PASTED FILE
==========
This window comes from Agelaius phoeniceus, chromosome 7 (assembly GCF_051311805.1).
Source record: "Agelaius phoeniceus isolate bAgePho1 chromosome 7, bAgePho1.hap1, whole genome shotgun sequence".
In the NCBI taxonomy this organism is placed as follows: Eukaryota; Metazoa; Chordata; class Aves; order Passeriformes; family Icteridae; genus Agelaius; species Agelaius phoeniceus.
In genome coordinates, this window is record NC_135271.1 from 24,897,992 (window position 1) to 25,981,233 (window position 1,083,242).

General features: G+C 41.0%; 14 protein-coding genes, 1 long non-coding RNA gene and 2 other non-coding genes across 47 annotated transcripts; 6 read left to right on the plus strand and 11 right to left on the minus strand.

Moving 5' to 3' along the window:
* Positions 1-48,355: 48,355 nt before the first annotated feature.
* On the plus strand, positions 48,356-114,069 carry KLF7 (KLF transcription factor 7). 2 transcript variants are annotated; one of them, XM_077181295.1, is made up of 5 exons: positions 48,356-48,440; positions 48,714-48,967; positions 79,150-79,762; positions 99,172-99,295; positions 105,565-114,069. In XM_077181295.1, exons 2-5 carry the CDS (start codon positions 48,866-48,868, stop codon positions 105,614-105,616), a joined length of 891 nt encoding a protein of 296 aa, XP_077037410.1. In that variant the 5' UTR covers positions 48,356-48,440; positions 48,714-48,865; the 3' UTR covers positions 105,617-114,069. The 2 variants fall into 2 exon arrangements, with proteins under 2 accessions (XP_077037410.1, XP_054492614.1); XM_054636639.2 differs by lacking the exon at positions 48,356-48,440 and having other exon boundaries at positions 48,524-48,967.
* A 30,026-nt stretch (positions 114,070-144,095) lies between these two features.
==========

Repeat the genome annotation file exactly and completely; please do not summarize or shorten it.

This window comes from Agelaius phoeniceus, chromosome 7 (assembly GCF_051311805.1).
Source record: "Agelaius phoeniceus isolate bAgePho1 chromosome 7, bAgePho1.hap1, whole genome shotgun sequence".
In the NCBI taxonomy this organism is placed as follows: Eukaryota; Metazoa; Chordata; class Aves; order Passeriformes; family Icteridae; genus Agelaius; species Agelaius phoeniceus.
In genome coordinates, this window is record NC_135271.1 from 24,897,992 (window position 1) to 25,981,233 (window position 1,083,242).

General features: G+C 41.0%; 14 protein-coding genes, 1 long non-coding RNA gene and 2 other non-coding genes across 47 annotated transcripts; 6 read left to right on the plus strand and 11 right to left on the minus strand.

Moving 5' to 3' along the window:
* Positions 1-48,355: 48,355 nt before the first annotated feature.
* On the plus strand, positions 48,356-114,069 carry KLF7 (KLF transcription factor 7). 2 transcript variants are annotated; one of them, XM_077181295.1, is made up of 5 exons: positions 48,356-48,440; positions 48,714-48,967; positions 79,150-79,762; positions 99,172-99,295; positions 105,565-114,069. In XM_077181295.1, exons 2-5 carry the CDS (start codon positions 48,866-48,868, stop codon positions 105,614-105,616), a joined length of 891 nt encoding a protein of 296 aa, XP_077037410.1. In that variant the 5' UTR covers positions 48,356-48,440; positions 48,714-48,865; the 3' UTR covers positions 105,617-114,069. The 2 variants fall into 2 exon arrangements, with proteins under 2 accessions (XP_077037410.1, XP_054492614.1); XM_054636639.2 differs by lacking the exon at positions 48,356-48,440 and having other exon boundaries at positions 48,524-48,967.
* A 30,026-nt stretch (positions 114,070-144,095) lies between these two features.